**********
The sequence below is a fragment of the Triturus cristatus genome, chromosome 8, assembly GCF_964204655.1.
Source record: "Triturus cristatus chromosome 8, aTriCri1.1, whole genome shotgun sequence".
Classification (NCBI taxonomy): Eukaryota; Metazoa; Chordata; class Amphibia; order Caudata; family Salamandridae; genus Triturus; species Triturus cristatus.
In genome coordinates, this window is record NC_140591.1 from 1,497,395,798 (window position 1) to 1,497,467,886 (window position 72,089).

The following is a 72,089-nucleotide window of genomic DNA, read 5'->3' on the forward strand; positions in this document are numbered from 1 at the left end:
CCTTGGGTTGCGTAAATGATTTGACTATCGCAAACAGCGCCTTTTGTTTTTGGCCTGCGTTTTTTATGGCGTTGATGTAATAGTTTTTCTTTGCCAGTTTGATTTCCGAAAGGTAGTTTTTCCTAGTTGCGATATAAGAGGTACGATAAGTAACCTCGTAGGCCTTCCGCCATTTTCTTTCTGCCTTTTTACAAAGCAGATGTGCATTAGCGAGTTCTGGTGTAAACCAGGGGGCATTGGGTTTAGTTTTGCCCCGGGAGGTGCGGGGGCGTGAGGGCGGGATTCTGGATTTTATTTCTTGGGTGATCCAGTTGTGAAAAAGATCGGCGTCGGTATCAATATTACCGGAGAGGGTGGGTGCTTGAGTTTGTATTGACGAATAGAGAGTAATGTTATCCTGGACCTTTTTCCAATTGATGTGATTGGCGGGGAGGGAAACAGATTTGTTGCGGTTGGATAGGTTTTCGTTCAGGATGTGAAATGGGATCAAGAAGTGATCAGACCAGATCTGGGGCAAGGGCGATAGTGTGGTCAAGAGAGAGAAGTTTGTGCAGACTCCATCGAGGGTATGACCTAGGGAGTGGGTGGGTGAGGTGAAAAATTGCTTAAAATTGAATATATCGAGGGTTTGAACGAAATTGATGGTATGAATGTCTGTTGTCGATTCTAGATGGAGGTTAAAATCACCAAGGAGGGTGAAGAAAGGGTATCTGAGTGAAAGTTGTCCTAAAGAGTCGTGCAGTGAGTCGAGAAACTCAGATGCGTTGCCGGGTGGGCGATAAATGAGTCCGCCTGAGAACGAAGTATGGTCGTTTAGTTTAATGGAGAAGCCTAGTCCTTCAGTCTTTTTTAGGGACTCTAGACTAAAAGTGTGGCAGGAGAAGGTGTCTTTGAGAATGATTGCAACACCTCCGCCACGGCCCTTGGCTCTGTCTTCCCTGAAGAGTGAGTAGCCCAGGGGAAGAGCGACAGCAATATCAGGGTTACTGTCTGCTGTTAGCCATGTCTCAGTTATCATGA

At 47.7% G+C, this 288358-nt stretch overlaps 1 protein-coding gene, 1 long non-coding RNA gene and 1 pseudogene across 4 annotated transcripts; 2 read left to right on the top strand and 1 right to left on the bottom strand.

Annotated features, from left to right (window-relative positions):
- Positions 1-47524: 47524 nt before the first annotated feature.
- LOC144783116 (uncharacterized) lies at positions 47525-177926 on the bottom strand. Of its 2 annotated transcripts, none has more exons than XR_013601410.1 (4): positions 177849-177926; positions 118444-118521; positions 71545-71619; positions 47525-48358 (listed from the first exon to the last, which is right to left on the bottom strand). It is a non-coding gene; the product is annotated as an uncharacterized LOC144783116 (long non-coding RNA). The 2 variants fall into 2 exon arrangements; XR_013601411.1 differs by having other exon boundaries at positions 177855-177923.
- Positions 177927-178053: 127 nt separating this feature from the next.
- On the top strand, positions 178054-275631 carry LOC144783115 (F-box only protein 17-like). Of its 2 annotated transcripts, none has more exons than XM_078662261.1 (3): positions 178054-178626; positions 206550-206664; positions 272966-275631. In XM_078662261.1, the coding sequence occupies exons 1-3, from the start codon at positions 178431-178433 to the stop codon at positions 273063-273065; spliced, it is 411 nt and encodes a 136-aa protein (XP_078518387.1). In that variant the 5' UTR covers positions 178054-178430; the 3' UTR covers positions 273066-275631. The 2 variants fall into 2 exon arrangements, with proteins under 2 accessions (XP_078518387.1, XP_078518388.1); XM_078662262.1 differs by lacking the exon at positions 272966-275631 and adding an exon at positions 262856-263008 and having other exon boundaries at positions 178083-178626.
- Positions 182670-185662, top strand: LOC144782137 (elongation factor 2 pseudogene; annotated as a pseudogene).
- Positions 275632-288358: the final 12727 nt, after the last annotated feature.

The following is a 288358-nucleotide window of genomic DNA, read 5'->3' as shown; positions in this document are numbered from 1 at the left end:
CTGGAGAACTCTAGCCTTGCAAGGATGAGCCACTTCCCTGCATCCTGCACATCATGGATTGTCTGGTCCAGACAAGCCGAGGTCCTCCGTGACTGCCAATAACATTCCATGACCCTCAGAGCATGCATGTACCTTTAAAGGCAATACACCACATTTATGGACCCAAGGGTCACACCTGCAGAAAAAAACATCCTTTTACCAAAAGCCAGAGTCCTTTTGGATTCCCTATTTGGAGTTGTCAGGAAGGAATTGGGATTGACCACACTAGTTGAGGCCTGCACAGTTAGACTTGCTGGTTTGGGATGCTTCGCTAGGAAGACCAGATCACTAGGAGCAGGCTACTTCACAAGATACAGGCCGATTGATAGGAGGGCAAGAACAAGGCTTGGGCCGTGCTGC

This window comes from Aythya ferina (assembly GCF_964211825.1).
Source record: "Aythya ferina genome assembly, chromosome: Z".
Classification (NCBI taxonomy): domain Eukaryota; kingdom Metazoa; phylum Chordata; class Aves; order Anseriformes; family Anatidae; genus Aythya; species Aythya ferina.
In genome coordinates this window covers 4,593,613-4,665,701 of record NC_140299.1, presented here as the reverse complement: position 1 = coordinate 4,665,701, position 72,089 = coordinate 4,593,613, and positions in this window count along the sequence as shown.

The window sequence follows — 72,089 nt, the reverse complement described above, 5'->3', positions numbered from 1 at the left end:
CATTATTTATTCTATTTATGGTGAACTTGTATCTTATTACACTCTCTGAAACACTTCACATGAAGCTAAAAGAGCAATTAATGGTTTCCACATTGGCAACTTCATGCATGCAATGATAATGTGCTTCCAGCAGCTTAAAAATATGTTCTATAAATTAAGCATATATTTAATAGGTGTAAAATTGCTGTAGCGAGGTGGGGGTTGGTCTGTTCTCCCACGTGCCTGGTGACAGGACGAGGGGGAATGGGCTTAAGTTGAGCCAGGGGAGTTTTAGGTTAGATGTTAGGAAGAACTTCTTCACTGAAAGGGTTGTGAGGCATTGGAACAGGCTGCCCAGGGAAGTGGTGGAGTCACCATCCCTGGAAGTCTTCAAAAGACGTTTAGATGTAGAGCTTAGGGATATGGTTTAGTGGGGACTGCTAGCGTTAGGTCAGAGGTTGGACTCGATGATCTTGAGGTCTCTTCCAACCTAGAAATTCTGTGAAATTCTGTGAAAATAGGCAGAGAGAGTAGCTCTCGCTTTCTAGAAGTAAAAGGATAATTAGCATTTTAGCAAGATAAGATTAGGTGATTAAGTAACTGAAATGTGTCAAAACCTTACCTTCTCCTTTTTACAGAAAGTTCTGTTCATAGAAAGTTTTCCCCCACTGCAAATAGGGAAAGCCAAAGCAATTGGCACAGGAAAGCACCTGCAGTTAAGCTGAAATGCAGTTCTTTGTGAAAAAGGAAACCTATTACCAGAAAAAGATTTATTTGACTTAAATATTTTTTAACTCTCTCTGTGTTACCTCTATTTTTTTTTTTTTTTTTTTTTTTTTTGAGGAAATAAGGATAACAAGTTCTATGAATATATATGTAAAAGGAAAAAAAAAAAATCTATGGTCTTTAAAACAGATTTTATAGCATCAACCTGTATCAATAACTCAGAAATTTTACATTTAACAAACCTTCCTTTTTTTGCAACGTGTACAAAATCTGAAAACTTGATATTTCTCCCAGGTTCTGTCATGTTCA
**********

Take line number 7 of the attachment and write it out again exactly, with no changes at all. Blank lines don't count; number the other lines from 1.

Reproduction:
At 47.7% G+C, this 288358-nt stretch overlaps 1 protein-coding gene, 1 long non-coding RNA gene and 1 pseudogene across 4 annotated transcripts; 2 read left to right on the top strand and 1 right to left on the bottom strand.